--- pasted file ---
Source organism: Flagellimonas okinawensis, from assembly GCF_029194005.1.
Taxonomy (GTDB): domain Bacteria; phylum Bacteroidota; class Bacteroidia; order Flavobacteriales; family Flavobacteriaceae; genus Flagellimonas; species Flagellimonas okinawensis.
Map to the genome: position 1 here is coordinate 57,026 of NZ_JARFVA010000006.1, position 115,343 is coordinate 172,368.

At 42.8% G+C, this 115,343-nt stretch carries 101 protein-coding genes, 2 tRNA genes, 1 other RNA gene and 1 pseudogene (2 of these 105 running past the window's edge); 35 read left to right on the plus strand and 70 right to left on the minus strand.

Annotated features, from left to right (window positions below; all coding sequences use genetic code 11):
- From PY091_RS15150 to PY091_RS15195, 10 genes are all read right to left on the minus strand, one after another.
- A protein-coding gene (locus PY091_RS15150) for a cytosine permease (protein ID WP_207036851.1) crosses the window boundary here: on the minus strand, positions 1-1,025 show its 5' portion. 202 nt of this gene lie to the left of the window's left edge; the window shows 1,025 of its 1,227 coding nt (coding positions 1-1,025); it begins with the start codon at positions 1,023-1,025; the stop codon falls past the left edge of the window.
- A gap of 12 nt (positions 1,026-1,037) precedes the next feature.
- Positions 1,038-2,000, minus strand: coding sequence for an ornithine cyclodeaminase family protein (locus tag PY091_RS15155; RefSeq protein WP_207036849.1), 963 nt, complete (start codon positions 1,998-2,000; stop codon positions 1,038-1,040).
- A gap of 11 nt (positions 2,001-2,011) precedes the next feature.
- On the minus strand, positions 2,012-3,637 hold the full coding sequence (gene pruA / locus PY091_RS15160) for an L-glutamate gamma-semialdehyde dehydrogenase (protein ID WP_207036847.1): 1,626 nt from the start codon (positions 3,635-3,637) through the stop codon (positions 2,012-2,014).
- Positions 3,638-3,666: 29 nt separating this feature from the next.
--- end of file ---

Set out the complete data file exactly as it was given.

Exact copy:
Source organism: Flagellimonas okinawensis, from assembly GCF_029194005.1.
Taxonomy (GTDB): domain Bacteria; phylum Bacteroidota; class Bacteroidia; order Flavobacteriales; family Flavobacteriaceae; genus Flagellimonas; species Flagellimonas okinawensis.
Map to the genome: position 1 here is coordinate 57,026 of NZ_JARFVA010000006.1, position 115,343 is coordinate 172,368.

At 42.8% G+C, this 115,343-nt stretch carries 101 protein-coding genes, 2 tRNA genes, 1 other RNA gene and 1 pseudogene (2 of these 105 running past the window's edge); 35 read left to right on the plus strand and 70 right to left on the minus strand.

Annotated features, from left to right (window positions below; all coding sequences use genetic code 11):
- From PY091_RS15150 to PY091_RS15195, 10 genes are all read right to left on the minus strand, one after another.
- A protein-coding gene (locus PY091_RS15150) for a cytosine permease (protein ID WP_207036851.1) crosses the window boundary here: on the minus strand, positions 1-1,025 show its 5' portion. 202 nt of this gene lie to the left of the window's left edge; the window shows 1,025 of its 1,227 coding nt (coding positions 1-1,025); it begins with the start codon at positions 1,023-1,025; the stop codon falls past the left edge of the window.
- A gap of 12 nt (positions 1,026-1,037) precedes the next feature.
- Positions 1,038-2,000, minus strand: coding sequence for an ornithine cyclodeaminase family protein (locus tag PY091_RS15155; RefSeq protein WP_207036849.1), 963 nt, complete (start codon positions 1,998-2,000; stop codon positions 1,038-1,040).
- A gap of 11 nt (positions 2,001-2,011) precedes the next feature.
- On the minus strand, positions 2,012-3,637 hold the full coding sequence (gene pruA / locus PY091_RS15160) for an L-glutamate gamma-semialdehyde dehydrogenase (protein ID WP_207036847.1): 1,626 nt from the start codon (positions 3,635-3,637) through the stop codon (positions 2,012-2,014).
- Positions 3,638-3,666: 29 nt separating this feature from the next.